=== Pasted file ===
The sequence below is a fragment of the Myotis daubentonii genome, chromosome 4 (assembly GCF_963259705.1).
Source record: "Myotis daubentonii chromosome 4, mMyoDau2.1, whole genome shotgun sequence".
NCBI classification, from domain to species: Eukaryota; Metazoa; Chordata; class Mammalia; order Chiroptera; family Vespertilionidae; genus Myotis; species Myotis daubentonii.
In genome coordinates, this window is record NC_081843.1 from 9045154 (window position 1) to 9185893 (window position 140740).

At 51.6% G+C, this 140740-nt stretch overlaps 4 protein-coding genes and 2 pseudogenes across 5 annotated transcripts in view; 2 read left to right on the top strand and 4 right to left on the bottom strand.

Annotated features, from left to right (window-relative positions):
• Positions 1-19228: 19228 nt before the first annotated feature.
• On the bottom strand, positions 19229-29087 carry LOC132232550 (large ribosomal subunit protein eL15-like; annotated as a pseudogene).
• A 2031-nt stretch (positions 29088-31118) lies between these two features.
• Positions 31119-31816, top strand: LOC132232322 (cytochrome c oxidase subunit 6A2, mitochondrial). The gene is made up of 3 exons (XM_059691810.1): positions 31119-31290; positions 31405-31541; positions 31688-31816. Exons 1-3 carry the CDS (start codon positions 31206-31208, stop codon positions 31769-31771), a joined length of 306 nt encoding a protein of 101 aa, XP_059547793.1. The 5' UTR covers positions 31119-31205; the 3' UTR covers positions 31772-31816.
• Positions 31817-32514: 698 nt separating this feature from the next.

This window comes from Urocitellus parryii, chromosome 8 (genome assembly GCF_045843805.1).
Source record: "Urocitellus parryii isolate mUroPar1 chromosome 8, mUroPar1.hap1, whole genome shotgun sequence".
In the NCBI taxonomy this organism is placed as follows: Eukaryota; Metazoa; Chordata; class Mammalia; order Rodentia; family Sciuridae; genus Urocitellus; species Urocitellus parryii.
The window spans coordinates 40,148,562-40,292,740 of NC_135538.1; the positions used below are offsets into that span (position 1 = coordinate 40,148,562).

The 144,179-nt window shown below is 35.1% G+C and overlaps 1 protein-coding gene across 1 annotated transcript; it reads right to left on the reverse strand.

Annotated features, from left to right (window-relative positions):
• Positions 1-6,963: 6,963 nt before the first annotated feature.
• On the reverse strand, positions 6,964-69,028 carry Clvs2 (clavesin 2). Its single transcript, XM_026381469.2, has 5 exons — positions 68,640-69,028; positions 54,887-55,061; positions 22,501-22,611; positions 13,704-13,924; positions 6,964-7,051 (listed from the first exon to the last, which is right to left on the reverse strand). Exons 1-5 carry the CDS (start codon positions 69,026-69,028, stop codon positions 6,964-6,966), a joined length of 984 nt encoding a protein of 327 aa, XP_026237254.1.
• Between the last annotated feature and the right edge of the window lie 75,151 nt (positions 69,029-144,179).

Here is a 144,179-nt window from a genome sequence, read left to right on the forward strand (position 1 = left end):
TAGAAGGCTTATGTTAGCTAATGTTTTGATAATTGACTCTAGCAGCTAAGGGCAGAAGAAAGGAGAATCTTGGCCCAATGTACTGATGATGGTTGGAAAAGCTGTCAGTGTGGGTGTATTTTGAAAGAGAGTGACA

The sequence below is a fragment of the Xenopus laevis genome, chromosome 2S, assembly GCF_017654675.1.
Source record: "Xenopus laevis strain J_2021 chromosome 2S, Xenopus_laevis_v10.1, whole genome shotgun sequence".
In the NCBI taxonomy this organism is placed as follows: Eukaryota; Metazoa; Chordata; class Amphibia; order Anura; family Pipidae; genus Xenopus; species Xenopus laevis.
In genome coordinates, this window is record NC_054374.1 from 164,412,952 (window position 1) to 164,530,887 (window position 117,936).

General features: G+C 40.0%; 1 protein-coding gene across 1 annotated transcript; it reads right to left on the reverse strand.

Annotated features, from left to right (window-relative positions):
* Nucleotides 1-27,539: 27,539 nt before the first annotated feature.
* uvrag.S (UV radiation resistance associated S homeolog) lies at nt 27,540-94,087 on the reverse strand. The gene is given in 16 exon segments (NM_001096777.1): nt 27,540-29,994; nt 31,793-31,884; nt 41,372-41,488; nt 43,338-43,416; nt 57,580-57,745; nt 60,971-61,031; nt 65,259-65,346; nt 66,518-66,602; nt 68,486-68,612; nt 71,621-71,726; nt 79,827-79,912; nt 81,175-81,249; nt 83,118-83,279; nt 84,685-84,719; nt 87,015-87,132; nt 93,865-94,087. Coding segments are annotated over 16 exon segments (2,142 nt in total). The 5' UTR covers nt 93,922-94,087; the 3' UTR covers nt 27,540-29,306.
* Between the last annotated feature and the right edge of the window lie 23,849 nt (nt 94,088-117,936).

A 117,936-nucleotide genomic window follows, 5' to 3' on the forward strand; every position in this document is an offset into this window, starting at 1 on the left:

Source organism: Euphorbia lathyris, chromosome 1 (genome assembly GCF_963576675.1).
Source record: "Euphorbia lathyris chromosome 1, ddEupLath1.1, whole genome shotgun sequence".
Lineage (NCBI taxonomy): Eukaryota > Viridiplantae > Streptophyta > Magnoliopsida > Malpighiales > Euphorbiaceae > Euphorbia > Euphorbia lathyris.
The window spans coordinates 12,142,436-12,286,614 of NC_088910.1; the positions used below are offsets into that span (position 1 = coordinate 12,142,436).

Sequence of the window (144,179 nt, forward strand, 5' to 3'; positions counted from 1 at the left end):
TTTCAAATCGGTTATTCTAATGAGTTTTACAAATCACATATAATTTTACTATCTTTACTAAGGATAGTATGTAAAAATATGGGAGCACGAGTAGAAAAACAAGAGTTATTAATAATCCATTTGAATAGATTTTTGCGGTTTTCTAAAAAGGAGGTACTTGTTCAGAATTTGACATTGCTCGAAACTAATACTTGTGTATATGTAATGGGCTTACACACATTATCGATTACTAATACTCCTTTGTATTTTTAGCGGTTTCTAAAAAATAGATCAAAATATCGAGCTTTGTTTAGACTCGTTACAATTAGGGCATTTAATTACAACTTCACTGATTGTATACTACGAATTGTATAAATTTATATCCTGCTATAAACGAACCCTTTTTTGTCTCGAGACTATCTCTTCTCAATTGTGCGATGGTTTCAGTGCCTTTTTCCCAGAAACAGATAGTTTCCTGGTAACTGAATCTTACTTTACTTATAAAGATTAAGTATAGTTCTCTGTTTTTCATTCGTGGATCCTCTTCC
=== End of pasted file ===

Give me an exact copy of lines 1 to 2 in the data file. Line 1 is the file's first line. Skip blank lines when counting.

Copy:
The sequence below is a fragment of the Myotis daubentonii genome, chromosome 4 (assembly GCF_963259705.1).
Source record: "Myotis daubentonii chromosome 4, mMyoDau2.1, whole genome shotgun sequence".